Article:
• I don’t think he is lying or exaggerating but I DO think, having lived this lifestyle in my first postdoc, it is inefficient and counterproductive. My first postdoc was in what was probably the most competitive yet also dysfunctional research group in Europe. I worked up to 20 hours a day, aged only 25, and ended up on the edge of a nervous breakdown. It is inefficient-I have nothing to show for it and the emotional effects dog me to this day. At the time. I was criticized by senior scientists for complaining about it or simply ignored. As an assistant professor I worked extremely efficiently in the lab in order to go home at a reasonably normal time- since, as a single woman I also needed to cook, clean, shop, and WOW-merely relax!! But I didn’t get tenure. Its a ridiculous expectation and I would never now recommend a research career.

  4. Zing! Thanks for calling this out in such great detail and such a thorough analysis. Early career scientists need to know that this is not typical behaviour or realistic in academic science today.

  5. What Dave said. 17 hour-days for years on end are bullshit. He might have spent that much at work, perhaps avoiding family, but he wasn’t productive for 17 hours per day.

  6. I’ve often heard senior PIs who give career advice claim that they used to work over 16 hours a day as post docs. I usually attribute that to bad memory and wanting to guilt their own post docs into working longer days.

  7. So the bottom line is that Science magazine advises young scientists to find a partner who will sacrifice their career on the alter of yours. Fabulous.

    • The amazing thing seems to be that the partner’s career also blossomed – presumably despite the fact that she couldn’t be so visible either at seminars by curtseying to the important people or by working such long hours. Hmm I wonder why. Maybe she had success because of the excellent quality of her work. Maybe that should be part II of the article in Science.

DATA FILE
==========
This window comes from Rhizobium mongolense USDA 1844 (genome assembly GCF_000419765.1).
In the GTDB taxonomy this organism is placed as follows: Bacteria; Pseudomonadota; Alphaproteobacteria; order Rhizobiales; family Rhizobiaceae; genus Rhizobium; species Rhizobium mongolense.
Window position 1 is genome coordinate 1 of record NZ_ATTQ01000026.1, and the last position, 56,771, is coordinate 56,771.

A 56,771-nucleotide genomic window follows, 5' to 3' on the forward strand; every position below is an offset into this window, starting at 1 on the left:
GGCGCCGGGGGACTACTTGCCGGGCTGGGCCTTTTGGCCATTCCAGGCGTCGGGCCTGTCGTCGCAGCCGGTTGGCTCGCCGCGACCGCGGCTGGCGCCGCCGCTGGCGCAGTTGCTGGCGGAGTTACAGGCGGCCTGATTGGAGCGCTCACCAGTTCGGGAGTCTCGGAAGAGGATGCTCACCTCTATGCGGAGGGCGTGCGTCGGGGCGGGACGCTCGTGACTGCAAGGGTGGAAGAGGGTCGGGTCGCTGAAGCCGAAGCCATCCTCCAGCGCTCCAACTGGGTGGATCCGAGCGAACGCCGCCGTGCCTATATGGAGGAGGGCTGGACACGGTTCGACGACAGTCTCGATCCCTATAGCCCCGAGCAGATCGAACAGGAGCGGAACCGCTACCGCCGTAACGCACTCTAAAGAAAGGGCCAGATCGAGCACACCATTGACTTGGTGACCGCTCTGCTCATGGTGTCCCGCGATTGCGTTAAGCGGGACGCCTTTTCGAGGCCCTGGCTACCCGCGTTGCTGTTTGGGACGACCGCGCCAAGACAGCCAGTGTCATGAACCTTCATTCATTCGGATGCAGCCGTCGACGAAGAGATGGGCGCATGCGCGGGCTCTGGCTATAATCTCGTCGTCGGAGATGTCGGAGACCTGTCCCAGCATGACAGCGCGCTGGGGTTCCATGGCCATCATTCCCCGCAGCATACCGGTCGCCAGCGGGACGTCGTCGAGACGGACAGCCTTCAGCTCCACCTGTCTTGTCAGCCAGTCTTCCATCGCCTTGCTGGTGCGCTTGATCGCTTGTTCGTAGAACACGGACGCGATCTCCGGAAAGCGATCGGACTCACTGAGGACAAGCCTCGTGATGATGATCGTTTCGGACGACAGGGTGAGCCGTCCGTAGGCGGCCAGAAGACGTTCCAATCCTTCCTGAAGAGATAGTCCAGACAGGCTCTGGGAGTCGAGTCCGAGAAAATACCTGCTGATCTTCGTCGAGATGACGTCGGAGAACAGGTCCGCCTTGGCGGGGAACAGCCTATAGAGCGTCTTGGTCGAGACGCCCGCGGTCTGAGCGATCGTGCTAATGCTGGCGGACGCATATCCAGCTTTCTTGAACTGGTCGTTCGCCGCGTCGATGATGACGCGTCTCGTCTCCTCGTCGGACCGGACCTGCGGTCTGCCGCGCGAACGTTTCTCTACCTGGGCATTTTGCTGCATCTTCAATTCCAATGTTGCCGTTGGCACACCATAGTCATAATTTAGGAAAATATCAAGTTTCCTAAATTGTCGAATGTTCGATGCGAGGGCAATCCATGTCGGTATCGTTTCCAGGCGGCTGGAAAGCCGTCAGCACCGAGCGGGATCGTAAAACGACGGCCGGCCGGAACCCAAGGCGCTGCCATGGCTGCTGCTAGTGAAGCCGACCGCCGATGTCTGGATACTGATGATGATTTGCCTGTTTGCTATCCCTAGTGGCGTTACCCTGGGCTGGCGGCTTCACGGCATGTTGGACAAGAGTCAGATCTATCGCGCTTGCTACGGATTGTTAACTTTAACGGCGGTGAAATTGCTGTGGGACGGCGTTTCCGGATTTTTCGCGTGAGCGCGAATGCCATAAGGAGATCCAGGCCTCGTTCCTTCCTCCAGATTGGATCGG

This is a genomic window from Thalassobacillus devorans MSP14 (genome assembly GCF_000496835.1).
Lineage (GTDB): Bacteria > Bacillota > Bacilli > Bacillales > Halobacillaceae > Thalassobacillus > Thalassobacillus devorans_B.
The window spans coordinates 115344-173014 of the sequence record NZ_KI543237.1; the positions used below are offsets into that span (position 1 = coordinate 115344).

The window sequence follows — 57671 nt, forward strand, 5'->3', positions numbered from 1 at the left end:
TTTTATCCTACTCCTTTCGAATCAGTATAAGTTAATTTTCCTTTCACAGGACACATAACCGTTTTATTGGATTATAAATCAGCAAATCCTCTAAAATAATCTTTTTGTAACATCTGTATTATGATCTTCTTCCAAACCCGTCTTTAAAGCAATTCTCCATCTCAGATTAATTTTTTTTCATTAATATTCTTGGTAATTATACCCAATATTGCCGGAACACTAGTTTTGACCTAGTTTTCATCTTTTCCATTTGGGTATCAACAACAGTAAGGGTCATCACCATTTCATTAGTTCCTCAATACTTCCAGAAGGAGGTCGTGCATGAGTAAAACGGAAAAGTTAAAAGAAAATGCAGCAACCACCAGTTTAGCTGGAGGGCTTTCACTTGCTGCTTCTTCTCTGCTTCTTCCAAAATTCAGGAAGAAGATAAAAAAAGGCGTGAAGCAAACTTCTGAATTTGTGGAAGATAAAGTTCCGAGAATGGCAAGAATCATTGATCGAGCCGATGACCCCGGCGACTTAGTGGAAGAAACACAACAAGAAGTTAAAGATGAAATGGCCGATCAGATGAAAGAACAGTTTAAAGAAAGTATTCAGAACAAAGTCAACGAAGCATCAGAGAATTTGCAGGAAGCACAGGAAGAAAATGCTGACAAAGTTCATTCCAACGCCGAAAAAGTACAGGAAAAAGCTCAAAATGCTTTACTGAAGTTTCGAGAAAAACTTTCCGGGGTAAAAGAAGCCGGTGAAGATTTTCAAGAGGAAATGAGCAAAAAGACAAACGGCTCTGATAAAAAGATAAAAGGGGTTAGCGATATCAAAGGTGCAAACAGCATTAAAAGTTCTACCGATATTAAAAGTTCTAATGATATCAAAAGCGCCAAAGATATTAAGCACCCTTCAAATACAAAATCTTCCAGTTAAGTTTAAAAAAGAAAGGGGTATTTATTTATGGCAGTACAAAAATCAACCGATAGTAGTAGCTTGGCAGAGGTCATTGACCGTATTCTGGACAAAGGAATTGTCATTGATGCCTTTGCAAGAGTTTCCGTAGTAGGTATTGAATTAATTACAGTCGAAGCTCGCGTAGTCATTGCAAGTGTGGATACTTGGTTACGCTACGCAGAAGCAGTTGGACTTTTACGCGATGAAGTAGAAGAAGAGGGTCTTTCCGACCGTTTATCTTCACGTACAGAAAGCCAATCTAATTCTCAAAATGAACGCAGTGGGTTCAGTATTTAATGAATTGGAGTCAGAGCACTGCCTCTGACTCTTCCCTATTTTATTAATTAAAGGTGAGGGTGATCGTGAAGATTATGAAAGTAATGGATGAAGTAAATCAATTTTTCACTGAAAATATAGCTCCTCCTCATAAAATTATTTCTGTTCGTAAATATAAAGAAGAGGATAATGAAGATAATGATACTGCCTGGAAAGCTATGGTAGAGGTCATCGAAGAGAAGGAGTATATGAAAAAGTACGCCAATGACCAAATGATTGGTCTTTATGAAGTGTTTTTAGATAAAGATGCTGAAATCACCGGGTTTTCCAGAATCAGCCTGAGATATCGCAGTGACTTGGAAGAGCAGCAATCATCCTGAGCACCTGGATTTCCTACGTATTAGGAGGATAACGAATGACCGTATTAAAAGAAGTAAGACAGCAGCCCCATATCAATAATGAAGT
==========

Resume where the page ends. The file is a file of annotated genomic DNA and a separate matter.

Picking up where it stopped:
• Well, blossomed in the sense that it would be considered a win in today’s climate, sure.

        I do have to wonder about the editorial process behind such essays. That the board solicits it (?) and publishes it sans critique or counterpoint does leave them open to the suggestion that this is “approved” in some way…. or frankly that they’re trolling us.

  8. It’s true that I had to work long hours 30 years ago, but that’s because I had to build equipment and make reagents myself before I could begin the real work. Purifying Ig sub-classes from rabbit serum, conjugating them to enzymes or nanogold particles, trying to pour SDS PAGE gels that didn’t leak, home made equipment for pouring gradient gels, trying to transfer proteins from said gels onto nitrocellulose sheets hand cut from a brittle roll of the stuff, and using blotting paper and heavy weights to effect the transfer. Stripping down fraction collectors blocked with years of accumulated crystallized salts, praying that the peristaltic pumps of the day would function and not let your columns dry up overnight, making up large volumes of pentabarbitol buffer for immunoelectrophoresis sans gloves, very few disposables (all pipettes were made of heavy gauge glass and were recycled for years). There were literally no kits for anything. Made lots of mistakes doing all this (a favourite was borrowing the glassware to make a freeze dryer from a grumpy senior scientist and accidentally assembling it with silicon rubber instead of silicon grease. I had to soak that sucker in concentrated nitric acid for weeks before I could disassemble it). Of course, none of this is what we’d call science these days, but I think I learned a great deal from doing all of this myself rather than simply ordering the stuff (which we couldn’t because it didn’t exist). It was actually pretty fun, and was the source of a great deal of nostalgic anecdotes. It also gave you time to think about what you were doing and why. OTOH, we didn’t have anywhere near the levels of regulations as exist today which probably consumes as much time as making and repairing equipment and reagents, but far less enjoyable.

  9. The thing I hate about those stories as well is the idea that your career is one linear, perfectly calculated series of steps in a meritocracy with 100% correlation between effort, intelligence and success. It makes it seem like your best chance in science is to put all your effort into scheming instead of genuine science and being open to opportunity. Maybe you could do that 30 years ago but I think now that’s actually a recipe for failure.